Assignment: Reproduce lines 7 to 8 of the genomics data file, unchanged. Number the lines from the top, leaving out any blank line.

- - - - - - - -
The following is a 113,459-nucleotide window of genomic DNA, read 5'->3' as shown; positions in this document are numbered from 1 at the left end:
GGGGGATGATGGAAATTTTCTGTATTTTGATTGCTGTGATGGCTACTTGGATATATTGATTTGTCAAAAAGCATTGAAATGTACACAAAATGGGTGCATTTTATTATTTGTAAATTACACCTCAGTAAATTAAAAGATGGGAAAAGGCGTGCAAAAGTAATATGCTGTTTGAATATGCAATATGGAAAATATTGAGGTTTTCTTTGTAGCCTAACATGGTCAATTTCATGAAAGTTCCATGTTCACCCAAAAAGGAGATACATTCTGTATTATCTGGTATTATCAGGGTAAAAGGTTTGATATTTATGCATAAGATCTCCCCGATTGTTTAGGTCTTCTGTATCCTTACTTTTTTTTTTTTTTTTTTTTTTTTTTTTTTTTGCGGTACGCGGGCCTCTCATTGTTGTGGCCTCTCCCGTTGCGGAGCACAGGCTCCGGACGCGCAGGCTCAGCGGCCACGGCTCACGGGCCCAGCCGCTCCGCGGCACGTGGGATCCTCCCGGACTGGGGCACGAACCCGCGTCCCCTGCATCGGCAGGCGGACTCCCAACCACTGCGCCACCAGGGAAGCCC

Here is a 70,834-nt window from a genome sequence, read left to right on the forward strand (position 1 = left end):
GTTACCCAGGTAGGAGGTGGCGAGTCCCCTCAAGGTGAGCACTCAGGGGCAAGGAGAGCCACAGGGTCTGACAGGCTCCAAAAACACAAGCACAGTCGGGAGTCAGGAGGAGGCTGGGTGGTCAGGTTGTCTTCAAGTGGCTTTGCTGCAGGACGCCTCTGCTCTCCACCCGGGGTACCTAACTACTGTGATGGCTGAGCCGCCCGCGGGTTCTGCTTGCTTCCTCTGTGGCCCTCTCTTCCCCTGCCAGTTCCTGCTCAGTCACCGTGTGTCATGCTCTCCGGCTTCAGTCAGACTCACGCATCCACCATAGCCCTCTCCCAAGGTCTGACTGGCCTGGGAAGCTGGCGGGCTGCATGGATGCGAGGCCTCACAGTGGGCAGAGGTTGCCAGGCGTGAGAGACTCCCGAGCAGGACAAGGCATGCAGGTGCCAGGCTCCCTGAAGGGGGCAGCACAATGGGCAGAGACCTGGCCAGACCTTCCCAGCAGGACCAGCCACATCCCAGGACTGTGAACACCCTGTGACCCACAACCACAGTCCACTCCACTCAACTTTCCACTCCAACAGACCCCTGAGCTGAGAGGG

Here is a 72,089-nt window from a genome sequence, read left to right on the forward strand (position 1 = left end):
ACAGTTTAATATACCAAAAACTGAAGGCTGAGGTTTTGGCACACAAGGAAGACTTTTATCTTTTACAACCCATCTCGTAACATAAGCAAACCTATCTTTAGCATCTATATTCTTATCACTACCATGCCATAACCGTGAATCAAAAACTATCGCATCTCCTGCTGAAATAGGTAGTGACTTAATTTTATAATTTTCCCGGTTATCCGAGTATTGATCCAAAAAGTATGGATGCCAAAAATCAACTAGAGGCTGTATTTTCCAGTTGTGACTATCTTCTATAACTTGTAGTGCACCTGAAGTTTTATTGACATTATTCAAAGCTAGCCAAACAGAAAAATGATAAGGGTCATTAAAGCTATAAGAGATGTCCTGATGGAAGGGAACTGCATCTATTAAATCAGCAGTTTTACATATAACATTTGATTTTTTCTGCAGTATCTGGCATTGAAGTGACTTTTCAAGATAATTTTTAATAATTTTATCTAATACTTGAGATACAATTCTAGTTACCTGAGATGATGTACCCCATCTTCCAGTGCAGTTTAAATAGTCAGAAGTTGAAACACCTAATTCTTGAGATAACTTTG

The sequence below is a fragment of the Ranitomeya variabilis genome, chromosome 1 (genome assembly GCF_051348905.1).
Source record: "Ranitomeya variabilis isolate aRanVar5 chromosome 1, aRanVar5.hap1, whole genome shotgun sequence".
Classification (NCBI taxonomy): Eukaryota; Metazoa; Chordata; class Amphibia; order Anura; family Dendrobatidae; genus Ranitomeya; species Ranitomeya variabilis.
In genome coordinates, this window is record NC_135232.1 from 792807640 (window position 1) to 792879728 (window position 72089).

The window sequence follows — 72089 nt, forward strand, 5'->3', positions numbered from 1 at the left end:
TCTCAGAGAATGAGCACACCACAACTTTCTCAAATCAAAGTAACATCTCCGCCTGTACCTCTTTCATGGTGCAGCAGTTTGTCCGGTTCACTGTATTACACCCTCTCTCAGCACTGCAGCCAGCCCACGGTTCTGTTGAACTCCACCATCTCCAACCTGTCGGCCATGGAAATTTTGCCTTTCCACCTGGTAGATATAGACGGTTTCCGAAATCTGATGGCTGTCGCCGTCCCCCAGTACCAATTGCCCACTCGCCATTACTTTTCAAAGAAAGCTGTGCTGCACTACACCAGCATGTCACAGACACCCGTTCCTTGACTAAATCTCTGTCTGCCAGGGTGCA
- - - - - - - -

The sequence below is a fragment of the Ranitomeya variabilis genome, chromosome 1 (genome assembly GCF_051348905.1).
Source record: "Ranitomeya variabilis isolate aRanVar5 chromosome 1, aRanVar5.hap1, whole genome shotgun sequence".